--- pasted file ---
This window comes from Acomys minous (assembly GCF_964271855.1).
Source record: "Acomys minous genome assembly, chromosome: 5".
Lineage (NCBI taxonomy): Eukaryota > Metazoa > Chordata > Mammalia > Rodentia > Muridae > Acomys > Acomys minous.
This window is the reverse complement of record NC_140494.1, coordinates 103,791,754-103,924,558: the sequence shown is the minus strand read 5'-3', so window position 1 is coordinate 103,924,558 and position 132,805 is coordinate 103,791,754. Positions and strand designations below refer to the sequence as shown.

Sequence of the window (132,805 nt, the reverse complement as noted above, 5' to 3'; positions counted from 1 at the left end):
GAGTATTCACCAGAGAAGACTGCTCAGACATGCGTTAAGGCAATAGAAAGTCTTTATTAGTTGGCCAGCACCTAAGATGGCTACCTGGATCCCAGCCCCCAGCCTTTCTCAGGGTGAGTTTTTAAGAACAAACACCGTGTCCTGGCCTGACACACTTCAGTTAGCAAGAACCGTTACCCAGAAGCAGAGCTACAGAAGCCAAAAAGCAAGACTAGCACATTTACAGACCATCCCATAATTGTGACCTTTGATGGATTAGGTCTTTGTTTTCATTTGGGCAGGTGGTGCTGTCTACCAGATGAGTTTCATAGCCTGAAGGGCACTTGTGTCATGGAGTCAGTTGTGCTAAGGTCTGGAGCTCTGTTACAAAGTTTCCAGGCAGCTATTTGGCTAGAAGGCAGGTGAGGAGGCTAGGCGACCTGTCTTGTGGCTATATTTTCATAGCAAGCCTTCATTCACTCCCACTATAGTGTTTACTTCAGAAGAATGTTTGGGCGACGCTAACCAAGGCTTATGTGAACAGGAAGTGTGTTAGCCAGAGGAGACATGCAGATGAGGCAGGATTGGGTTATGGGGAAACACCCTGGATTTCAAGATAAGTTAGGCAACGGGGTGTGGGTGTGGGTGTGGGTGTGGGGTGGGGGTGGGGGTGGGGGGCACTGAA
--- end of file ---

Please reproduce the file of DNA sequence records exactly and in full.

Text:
This window comes from Acomys minous (assembly GCF_964271855.1).
Source record: "Acomys minous genome assembly, chromosome: 5".
Lineage (NCBI taxonomy): Eukaryota > Metazoa > Chordata > Mammalia > Rodentia > Muridae > Acomys > Acomys minous.
This window is the reverse complement of record NC_140494.1, coordinates 103,791,754-103,924,558: the sequence shown is the minus strand read 5'-3', so window position 1 is coordinate 103,924,558 and position 132,805 is coordinate 103,791,754. Positions and strand designations below refer to the sequence as shown.

Sequence of the window (132,805 nt, the reverse complement as noted above, 5' to 3'; positions counted from 1 at the left end):
GAGTATTCACCAGAGAAGACTGCTCAGACATGCGTTAAGGCAATAGAAAGTCTTTATTAGTTGGCCAGCACCTAAGATGGCTACCTGGATCCCAGCCCCCAGCCTTTCTCAGGGTGAGTTTTTAAGAACAAACACCGTGTCCTGGCCTGACACACTTCAGTTAGCAAGAACCGTTACCCAGAAGCAGAGCTACAGAAGCCAAAAAGCAAGACTAGCACATTTACAGACCATCCCATAATTGTGACCTTTGATGGATTAGGTCTTTGTTTTCATTTGGGCAGGTGGTGCTGTCTACCAGATGAGTTTCATAGCCTGAAGGGCACTTGTGTCATGGAGTCAGTTGTGCTAAGGTCTGGAGCTCTGTTACAAAGTTTCCAGGCAGCTATTTGGCTAGAAGGCAGGTGAGGAGGCTAGGCGACCTGTCTTGTGGCTATATTTTCATAGCAAGCCTTCATTCACTCCCACTATAGTGTTTACTTCAGAAGAATGTTTGGGCGACGCTAACCAAGGCTTATGTGAACAGGAAGTGTGTTAGCCAGAGGAGACATGCAGATGAGGCAGGATTGGGTTATGGGGAAACACCCTGGATTTCAAGATAAGTTAGGCAACGGGGTGTGGGTGTGGGTGTGGGTGTGGGGTGGGGGTGGGGGTGGGGGGCACTGAA